A new Direct Manufacturing Research Center started operations in May at the University of Paderborn, Germany. Founding partners include Boeing, EOS, EVonik Industries, and MTT Technologies; Siemens, Stratasys, Stükerjürgen, and JetAviation have also joined as consortium members to develop new processes and systems. The group will initially focus on process improvement and establishing requirements for industry standards.
Two more universities continue their deep involvement with rapid technologies. The United Kingdom’s Loughborough University, last month’s host of the Rapid Manufacturing International Conference, works extensively on quantifying material properties. The University of Louisville, KY, supports direct digital manufacturing with both material testing and guidance on helping supply chain manufacturers qualify for contracts in this field.
Systems to Watch
Voxeljet is a 10-year-old company that provides equipment and services for the direct production of cast and plastic components; their unbound powder is 100 percent recyclable. Watch for them at nine different shows this year.
Sintermask was formed in 2009 yet has more than 10 years of experience. Its Selective Mask Sintering Technology uses infrared light to fuse fine plastic powders; the Sintermask Zorro system is in beta testing and scheduled for a 2010 release.
Solidica, the ultrasonic consolidation company, is quietly expanding the field of smart materials and embedded sensors using additive metal (so far, aluminum) fabrication. It is working on a high-power system and pushing past current limitations on volume and material.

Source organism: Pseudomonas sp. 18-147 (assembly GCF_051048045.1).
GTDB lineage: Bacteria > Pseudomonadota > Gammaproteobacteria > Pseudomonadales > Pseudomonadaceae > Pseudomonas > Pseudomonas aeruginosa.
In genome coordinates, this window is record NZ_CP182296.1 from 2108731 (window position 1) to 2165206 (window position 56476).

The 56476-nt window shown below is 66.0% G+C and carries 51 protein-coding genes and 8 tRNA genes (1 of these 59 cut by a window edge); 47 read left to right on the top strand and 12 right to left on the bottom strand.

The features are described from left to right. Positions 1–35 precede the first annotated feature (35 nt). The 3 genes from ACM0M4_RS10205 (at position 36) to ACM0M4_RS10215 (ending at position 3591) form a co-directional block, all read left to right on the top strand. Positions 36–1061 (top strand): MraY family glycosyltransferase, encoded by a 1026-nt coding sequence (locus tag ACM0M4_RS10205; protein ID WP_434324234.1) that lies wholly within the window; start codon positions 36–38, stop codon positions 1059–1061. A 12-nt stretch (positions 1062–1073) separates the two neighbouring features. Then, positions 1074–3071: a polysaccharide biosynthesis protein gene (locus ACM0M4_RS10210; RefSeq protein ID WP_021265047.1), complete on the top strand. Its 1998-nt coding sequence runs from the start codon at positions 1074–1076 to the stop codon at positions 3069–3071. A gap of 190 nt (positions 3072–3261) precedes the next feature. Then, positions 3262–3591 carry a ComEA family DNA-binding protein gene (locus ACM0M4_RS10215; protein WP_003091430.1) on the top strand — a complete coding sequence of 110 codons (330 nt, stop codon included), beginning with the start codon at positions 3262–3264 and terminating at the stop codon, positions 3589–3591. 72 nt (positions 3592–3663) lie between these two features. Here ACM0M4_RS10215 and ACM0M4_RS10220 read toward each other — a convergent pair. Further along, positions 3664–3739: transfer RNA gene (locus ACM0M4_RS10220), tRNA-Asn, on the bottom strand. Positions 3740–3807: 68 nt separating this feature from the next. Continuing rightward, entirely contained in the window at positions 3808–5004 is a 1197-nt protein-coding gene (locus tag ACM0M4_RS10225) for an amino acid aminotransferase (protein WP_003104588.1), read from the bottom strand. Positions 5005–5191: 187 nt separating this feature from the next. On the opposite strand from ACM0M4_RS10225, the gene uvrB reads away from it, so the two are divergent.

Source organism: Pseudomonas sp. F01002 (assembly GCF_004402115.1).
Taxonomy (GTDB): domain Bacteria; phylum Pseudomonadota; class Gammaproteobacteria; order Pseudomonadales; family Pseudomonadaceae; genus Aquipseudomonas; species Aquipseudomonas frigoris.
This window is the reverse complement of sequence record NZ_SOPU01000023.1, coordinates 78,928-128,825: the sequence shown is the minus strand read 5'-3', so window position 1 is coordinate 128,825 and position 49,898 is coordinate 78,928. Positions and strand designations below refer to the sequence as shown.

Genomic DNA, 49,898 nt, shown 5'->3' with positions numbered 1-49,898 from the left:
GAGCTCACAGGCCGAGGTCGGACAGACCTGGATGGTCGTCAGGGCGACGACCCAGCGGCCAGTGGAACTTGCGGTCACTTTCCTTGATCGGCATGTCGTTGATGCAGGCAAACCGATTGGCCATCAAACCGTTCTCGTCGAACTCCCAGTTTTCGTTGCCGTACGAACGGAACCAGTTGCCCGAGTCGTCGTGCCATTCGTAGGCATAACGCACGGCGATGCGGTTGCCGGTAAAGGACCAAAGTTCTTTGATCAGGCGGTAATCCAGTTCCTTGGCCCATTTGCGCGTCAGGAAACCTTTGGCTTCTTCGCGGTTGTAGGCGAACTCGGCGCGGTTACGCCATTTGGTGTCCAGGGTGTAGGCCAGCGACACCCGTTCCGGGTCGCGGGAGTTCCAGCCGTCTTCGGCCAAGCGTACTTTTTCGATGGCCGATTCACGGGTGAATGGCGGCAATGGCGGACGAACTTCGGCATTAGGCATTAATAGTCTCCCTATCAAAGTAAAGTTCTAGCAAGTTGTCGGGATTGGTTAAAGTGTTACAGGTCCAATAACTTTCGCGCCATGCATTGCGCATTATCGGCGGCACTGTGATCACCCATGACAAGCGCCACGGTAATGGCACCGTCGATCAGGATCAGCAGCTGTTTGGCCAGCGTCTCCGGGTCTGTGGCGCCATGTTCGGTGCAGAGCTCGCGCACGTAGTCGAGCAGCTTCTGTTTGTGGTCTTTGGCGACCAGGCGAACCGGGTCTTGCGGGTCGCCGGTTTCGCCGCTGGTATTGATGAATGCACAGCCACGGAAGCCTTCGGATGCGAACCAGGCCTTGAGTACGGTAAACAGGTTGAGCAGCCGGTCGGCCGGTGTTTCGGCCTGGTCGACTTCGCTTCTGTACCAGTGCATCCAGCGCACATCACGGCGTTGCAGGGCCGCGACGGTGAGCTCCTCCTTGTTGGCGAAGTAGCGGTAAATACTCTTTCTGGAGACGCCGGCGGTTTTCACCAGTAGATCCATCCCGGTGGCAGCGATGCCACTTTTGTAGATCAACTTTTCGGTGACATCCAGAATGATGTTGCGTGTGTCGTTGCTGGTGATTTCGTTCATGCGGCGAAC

The Air Force Research Laboratory Materials and Manufacturing Directorate continues its involvement with rapid metal manufacturing processes. Interesting results were presented at Rapid 2009 on work incorporating a hybrid approach that integrates direct laser deposition with CNC machining.
Metaltec Innovations, a division of Ex One/ProMetal, now offers fabrication of direct-metal parts as well as casting molds for 3D functional art including building and renovation hardware.
LayerWise offers metal rapid manufacturing services using a variety of laser-melted metal powder systems. Parts can be made from a variety of alloys, including bronze, aluminum, titanium, stainless steel, tool steel, inconel, and cobalt-chromium, and can handle conventional metal postprocessing. The LayerWise service enables clients to develop customized and unique solutions for small and medium runs.
In sum, considering all these topics, if rapid system developers focus on just one area, it seems they’re on a good path for success. The classic combination of listening to customer needs while offering innovations conducive to new applications will help this industry grow despite the difficult economy. A little pressure might be a good thing.
Rock Hill, SC
West Conshohocken, PA
Dimension 3D Printing Group
Eden Prairie, MN
EVonik Industries AG
Research Triangle Park, NC
Huntsman Advanced Materials (Americas)
The Woodlands, TX
MTT Technologies Group
Objet Geometries, Inc.
Printable Electronic Technology Centre
SABIC Innovative Plastics
Ann Arbor, MI
Eden Prairie, MN
Rietberg (Varensell), Germany
Thornton Cleveleys, Lancashire, UK
Ft. Collins, CO
Contributing Editor Pamela J. Waterman is an electrical engineer and freelance technical writer based in Arizona. You can contact her about this article via e-mail sent to DE-Editors@deskeng.com.